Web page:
Yep, I understand what you are saying. I don't really 'doubt' that, but I do understand the mechanism that SRP employs, and to a degree why using a different method would have been better. So for me, I really want to see just what AppLocker is doing in this realm. I assume it is built upon the same house that SRP, but would be very pleasantly suprised if it were to use more secure measures. I am no expert/guru, I just know enough to be dangerous
I agree. I believe though that most who want to use it have a mis-conception about its use. I wish it was called something like SBL or SWL (software black list or software while list) or some form thereof. I think it might be easier to grasp the overall concept of a list of allowed/disallowed and exclusions rather than the terminology used. But then again, this is enterprise stuff likely not envisioned for home use, since home versions don't have it implemented.
I would be more interested in seeing capabilities to expose routines used in .inf files and thier like. Autorun and the like are handled by mechanisms with more complexity than just CreateProcess.
Regarding the benefit of whitelisting over blacklisting - at least concerning Applocker, I don't know exactly where I got this from (it's in my notes), but it was one of the MS articles which states as follows:
This is why I have harped on this a few times already.
Wow. I must find the time to look into this. The hierarchy of SRP was clearly stated. I have not seen it yet for AppLocker. Sounds somewhat ambiguous.
What has your experience been with exceptions? In my first few attempts with AppLocker, I was unsure of exactly how it wieghted the different rules since the exceptions were part of the rule rather than a seperate rule.
I'll have to check later when at home, but I don't know if I even bothered with exceptions. It's just something I never focused on yet. I do believe I have a couple rules, though, which could be refined for better efficiency if I create exceptions for them. One of them applies to the nVidia cp which I allowed only my lua account and the administrator's access to.
BTW, found the link highlighted as "Important":
Also to quote something interesting:
Sorry, another Edit
Basically the rules are very specific. The whitelist states what exactly can run, where exactly it can run from, and who exactly can run it (Everyone, Built-in users, specific user(s), administrators). Anything else that in any way contradicts these specifics will be prohibited from running.
Windchild's informative rant is precisely the type of thing I have to explain to Linux newbs all the time. They always ask about file extensions and I have to explain that file extensions mean absolutely nothing to the Linux or Unix kernel -- they are only there for humans to look at to distinguish what is what on the screen (and even this doesn't work if the extension is changed).
In Unix, a file is executable only if its file permissions allow it. It doesn't matter if its named "virus.txt" or "virus" or "virus.deb" or whatever, it will only execute based on whether the execute bit has been set in its permissions. And newly created files (e.g. those downloaded) do not have the execute bit set by default (this is called the "umask"). The user has to explicitly set the file to execute (unless they have set the umask to do differently).
I guess at the low levels (below the GUI), Windows works similarly -- that is, file extensions are only there for humans to be able to distinguish one file type from another, but mean nothing to the kernel of the OS. The file extensions also make it easy for other software that interacts with certain file types (image viewers, text editors, etc.) to be able to open the file upon a single or double click.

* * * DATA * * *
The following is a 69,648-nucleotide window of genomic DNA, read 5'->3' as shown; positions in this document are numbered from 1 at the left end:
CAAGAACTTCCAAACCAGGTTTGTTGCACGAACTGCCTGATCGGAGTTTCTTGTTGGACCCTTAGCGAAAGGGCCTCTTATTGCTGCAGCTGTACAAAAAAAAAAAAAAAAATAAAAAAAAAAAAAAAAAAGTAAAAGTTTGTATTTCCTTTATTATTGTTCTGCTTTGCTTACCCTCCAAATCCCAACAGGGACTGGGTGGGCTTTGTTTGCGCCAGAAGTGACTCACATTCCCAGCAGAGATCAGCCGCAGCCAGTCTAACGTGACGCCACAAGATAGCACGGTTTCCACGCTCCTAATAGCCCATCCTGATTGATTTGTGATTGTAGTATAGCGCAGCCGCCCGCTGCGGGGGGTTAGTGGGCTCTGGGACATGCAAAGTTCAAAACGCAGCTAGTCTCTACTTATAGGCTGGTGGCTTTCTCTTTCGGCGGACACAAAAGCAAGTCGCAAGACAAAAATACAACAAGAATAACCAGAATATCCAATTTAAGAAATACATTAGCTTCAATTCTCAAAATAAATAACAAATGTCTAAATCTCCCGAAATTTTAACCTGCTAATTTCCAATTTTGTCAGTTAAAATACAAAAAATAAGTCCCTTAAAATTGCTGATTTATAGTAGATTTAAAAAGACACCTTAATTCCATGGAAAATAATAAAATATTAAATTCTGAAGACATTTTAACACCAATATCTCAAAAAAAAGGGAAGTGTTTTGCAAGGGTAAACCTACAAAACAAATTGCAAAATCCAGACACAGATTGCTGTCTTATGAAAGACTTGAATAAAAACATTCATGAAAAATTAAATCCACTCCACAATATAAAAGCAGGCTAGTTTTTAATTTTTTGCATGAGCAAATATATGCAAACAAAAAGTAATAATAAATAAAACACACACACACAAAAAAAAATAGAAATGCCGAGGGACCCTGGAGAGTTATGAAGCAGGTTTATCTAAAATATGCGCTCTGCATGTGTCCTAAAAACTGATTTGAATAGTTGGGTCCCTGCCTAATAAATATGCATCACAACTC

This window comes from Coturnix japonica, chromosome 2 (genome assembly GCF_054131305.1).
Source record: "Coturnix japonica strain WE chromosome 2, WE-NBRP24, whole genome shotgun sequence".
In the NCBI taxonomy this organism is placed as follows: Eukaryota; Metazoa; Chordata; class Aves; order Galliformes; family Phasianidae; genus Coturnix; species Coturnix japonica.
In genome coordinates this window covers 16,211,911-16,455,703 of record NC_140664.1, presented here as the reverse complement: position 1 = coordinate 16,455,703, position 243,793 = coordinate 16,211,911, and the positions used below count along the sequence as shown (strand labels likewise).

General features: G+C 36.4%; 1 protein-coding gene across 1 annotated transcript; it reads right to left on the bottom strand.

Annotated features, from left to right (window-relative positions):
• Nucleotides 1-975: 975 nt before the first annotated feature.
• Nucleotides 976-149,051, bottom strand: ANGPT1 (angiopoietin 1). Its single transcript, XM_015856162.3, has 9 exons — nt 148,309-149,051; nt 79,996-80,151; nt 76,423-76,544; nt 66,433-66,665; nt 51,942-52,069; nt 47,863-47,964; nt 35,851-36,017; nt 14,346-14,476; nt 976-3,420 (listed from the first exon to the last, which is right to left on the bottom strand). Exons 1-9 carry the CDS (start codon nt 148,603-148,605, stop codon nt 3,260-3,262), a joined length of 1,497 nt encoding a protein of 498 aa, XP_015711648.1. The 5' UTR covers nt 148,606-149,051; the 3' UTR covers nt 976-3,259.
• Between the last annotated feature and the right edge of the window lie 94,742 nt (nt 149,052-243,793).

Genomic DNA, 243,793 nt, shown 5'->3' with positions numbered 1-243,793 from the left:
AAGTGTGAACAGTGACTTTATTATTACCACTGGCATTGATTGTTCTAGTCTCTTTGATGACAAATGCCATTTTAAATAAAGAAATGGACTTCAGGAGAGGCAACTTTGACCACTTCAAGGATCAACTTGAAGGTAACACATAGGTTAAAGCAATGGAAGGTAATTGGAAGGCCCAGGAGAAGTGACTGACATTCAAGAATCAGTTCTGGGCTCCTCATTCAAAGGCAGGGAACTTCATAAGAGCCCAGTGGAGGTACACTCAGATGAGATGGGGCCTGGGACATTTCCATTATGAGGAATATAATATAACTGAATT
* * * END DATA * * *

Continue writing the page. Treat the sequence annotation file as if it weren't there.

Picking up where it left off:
As Windchild said, AppLocker is smarter than relying on file extensions since AppLocker, no doubt, works at the kernel level and is able to intercept kernel calls, etc. I am not on my Windows partition right now, so I haven't been able to test unorthodox file extensions on executable files, but I am sure Applocker would block them since my policy is a white list designed to block everything I haven't specified as being allowed. This is why I often say that AppLocker configured with a default deny policy running from a LUA makes AV software, at best, superfluous.
LOL, you oughta post a sticky in the Linux forum Anyway, I'm glad I finally grasped the concept of that. It's something that doesn't get talked about much, but I do remember seeing one of your posts explaining it. Thanks for the info!
I don't know whether or not you'll find this information regarding AppLocker useful, but I guess it won't hurt letting you know about it, in case don't already.
I haven't seen it personally, yet. I just came across it now.
In one of the earlier posts someone mentioned that AppLocker would overcome SRP (The same is said in the help file, for example).
While that's true, I've also read in the help file that if setting SRP and AppLocker in different GPOs, that it will allow interoperability between both.
Could you check it? I can't at the moment.
Yes, but Applocker GPO policy will take precedence SRP GPO policy in Windows Server 2008 R2 and Win 7.
Ok please bear with me as I try to explain a couple things. I have applocker enabled as per Lucy's posts. After reboot I see that some programs have issues. Flash keeps crashing in IE8 which causes IE8 to crash. Also, Google Chrome will not start up unless I choose "run as admin". I am assuming other programs will need to "run as admin" protocol as well?
Here's my questions-
1. I read something about a white list above, is there an easy way to build a white list?
2. I am running as admin, do I still need a real time antivirus scanner? I have a few on demand scanners on hand. I also have prevx paid which can be ran and is no big deal. I just hate all the scanners going on all the time.
3. Running as admin with applocker do I need a HIPS or some sort of behavior monitor program, such as Comodo with D+ or MD?
4. If I choose to run a standard account with applocker is there some way to move all my programs and such things as browser favorites from admin to the standard account in one swoop?
5. If I choose to run as sandard account with applocker is there an easy way to white list programs?
6. Is there some fix for the flash in IE8 issue?